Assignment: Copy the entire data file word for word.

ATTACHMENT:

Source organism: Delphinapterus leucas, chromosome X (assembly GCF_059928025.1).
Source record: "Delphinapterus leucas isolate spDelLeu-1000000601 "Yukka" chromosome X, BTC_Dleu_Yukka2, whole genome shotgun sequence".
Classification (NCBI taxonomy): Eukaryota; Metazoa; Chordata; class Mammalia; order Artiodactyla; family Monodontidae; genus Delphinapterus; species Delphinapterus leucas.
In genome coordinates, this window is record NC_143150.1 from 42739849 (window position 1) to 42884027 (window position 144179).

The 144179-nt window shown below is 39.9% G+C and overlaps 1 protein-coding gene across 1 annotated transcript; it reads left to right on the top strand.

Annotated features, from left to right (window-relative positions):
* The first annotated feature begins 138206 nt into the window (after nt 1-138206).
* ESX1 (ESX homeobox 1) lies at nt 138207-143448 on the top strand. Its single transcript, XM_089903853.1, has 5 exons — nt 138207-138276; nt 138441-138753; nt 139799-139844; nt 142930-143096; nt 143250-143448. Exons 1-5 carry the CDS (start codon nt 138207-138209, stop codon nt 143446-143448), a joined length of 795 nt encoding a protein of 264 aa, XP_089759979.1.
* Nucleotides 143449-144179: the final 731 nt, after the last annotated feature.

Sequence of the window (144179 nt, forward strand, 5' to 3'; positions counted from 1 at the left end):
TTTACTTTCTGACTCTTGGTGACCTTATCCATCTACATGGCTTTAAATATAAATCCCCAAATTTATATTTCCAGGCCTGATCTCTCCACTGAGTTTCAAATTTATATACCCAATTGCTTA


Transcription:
Source organism: Delphinapterus leucas, chromosome X (assembly GCF_059928025.1).
Source record: "Delphinapterus leucas isolate spDelLeu-1000000601 "Yukka" chromosome X, BTC_Dleu_Yukka2, whole genome shotgun sequence".
Classification (NCBI taxonomy): Eukaryota; Metazoa; Chordata; class Mammalia; order Artiodactyla; family Monodontidae; genus Delphinapterus; species Delphinapterus leucas.
In genome coordinates, this window is record NC_143150.1 from 42739849 (window position 1) to 42884027 (window position 144179).

The 144179-nt window shown below is 39.9% G+C and overlaps 1 protein-coding gene across 1 annotated transcript; it reads left to right on the top strand.

Annotated features, from left to right (window-relative positions):
* The first annotated feature begins 138206 nt into the window (after nt 1-138206).
* ESX1 (ESX homeobox 1) lies at nt 138207-143448 on the top strand. Its single transcript, XM_089903853.1, has 5 exons — nt 138207-138276; nt 138441-138753; nt 139799-139844; nt 142930-143096; nt 143250-143448. Exons 1-5 carry the CDS (start codon nt 138207-138209, stop codon nt 143446-143448), a joined length of 795 nt encoding a protein of 264 aa, XP_089759979.1.
* Nucleotides 143449-144179: the final 731 nt, after the last annotated feature.

Sequence of the window (144179 nt, forward strand, 5' to 3'; positions counted from 1 at the left end):
TTTACTTTCTGACTCTTGGTGACCTTATCCATCTACATGGCTTTAAATATAAATCCCCAAATTTATATTTCCAGGCCTGATCTCTCCACTGAGTTTCAAATTTATATACCCAATTGCTTA